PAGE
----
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Quoted from Schluggell

- but if you want it more almondy throw in a couple raw Apricot pits/Apple Seeds, or a few drops of Bitter Almond Extract.


Or some almonds??  



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Schluggell
Wednesday, October 11, 2006, 12:05pm Report to Moderator Report to Moderator

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Quoted from Victoria
Or some almonds??  


We were talking about Almond Butter - but I was getting at that Raw Almond Butter sometimes doesn't have enough of the Nut Falvour.

But you are right, throw in some Roasted Almonds to get more flavour.
This applies to the other nuts as well...

I know I'll be missing Black Walnuts this Xmas here in UK - the fudge here isn't even close to American either...although some are close to Penuche.




Herr Schlüggell -- Establish a Garden; Cultivate Community. "To see things in the seed, that is genius. He who obtains has little. He who scatters has much. The way to do is to be." -Lao Tzu
Bruno Manser, Ned Lud, August Sabbe, Richard St. Barbe-Baker, Eddie Koiki Mabo, Masanobu Fukuoka
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italybound
Wednesday, October 11, 2006, 2:00pm Report to Moderator Report to Moderator

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Quoted from Schluggell
These are the type of foods where a masticating juicer shine over a blender, and its easier to get all the butter out.   but if you want it more almondy throw in a couple raw Apricot pits/Apple Seeds, or a few drops of Bitter Almond Extract.


I also find making butters in the blender to be hard to 'extract'. gotta get a food processor.
On the soaking and peeling of the almonds, in my experience, you have to soak them for a few minutes in boiling water to get the skins off easily. I soaked some almonds for 2 days and spent LOTS of times getting the skins off. Forgot about the hot water 'bath'.  Walnut skins are pretty tough to get off, but the hot water bath and alot of rubbing between a towel MIGHT do the trick.

Some seeds and pits are poisonous. I take it , these are not?  



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Drea
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Well my experience making almond butter this morning was a bust. I soaked two cups of almonds over night, then rinsed and drained for 12 hours. I tried to de-skin half the batch, to no avail, and then gave up and started to toast them in a unoiled cast iron pan over high heat. I think because they had been soaked, then wouldn't toast; just began to burn.

I then put the half batch into the food processor and ground to a fine powder, adding drops of walnut oil (it's all I have besides evoo), until the consistency was like a hard nut butter (not at all like the nut butters I find in the stores). The taste is not great. I also tried a half cup in the blender but that didn't work at all. I would have had to add quite a bit more of oil to make that aparatus work for me.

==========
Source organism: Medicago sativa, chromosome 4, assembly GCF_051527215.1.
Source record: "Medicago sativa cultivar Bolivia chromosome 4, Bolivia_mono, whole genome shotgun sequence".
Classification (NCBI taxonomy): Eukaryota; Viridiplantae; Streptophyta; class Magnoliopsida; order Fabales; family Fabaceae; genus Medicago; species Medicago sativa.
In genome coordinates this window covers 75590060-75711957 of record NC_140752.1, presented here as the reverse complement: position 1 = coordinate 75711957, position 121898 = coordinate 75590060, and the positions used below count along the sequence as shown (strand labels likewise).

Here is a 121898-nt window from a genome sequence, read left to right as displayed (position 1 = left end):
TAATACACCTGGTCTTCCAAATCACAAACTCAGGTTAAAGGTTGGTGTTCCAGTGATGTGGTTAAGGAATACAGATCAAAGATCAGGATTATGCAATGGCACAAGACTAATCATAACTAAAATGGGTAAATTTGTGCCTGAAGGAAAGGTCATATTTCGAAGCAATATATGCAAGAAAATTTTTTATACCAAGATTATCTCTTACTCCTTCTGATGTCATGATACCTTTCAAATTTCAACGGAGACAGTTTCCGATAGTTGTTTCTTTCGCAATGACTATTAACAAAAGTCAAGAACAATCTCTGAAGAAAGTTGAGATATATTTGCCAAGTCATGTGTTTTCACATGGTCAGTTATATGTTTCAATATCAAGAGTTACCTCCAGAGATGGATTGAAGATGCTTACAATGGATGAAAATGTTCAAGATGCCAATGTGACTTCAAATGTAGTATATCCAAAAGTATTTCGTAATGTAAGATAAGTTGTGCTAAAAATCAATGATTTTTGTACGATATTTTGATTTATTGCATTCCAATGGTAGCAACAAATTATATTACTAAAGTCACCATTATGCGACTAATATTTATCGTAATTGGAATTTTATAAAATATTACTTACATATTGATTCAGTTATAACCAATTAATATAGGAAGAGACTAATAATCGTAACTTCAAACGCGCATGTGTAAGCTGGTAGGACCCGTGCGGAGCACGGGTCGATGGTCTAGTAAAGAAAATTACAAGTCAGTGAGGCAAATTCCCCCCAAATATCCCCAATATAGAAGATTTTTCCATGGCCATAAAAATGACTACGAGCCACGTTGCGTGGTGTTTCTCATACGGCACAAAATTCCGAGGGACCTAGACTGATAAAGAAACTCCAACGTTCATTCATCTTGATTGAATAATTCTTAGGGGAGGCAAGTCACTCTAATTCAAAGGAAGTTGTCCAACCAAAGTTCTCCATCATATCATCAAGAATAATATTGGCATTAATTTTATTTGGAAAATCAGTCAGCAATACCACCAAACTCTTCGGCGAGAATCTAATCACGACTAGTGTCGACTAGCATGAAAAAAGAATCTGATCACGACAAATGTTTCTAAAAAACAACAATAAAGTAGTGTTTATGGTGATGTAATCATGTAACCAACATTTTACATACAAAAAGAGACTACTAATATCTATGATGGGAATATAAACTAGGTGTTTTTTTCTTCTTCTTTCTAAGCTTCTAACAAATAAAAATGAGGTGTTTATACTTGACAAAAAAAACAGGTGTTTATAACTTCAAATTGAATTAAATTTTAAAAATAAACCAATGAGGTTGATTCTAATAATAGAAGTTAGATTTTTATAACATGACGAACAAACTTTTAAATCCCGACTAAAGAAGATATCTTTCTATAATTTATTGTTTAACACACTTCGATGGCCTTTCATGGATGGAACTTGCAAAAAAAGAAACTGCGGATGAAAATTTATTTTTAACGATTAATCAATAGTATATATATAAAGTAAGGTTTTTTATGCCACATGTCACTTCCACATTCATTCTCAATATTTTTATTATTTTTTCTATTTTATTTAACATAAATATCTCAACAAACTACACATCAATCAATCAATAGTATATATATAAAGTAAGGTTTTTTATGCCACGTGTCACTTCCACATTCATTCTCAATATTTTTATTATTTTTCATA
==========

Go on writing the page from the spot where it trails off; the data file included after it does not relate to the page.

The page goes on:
Some day I'll save up the money for a masticating juicer so I can make my own nut butters, but that's a long way off.

The other half of almonds I decided to just toast in the cast iron pan and add tamari to for a snack. Those also didn't turn out that good. The soaking made the taste "off".

If I try this exeriment again, I'm not going to soak the nuts first. I don't have an issue with digesting unsoaked nuts.

Thanks for all your suggestions, though. Food tastes are definitely subjective.


It is not my responsibility to convince anyone of anything.

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outdoordrea  -  Wednesday, October 11, 2006, 4:07pm
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italybound
Wednesday, October 11, 2006, 4:12pm Report to Moderator Report to Moderator

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Drea, please DO soak the almonds in boiling water for about 15 minutes I think it is. then rinse in cold water. this makes the skins slip right off!!  It's THE trick. My fingers were SORE from my 'excursion' last. Don't know how I forgot that part except that I was so concentrating on the soaking aspect.



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Victoria
Wednesday, October 11, 2006, 4:38pm Report to Moderator Report to Moderator

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Italy,
Interesting you mentioned getting the skin of walnuts.  In traditional chinese medicine, walnut skins are considered mildly toxic.  Not in a life threatening way, just very astringent, maybe irritating.  Walnut preparations are skinned first.
Have you ever experimented with skinning them?



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Victoria
Wednesday, October 11, 2006, 4:40pm Report to Moderator Report to Moderator

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Quoted from Schluggell


We were talking about Almond Butter - but I was getting at that Raw Almond Butter sometimes doesn't have enough of the Nut Falvour.



Just pullin' your leg a bit!  



Normal day, let me be aware of the treasure you are.
Let me not pass you by in quest
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Victoria
Wednesday, October 11, 2006, 4:42pm Report to Moderator Report to Moderator

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Quoted from pkarmeier
Drea, please DO soak the almonds in boiling water for about 15 minutes I think it is. then rinse in cold water. this makes the skins slip right off!!  It's THE trick.  


Just to be sure we understand.  Are you saying the water should be boiling for the 15 min. or just to pour boiling water over the nuts, off the stove and let sit for 15 min.?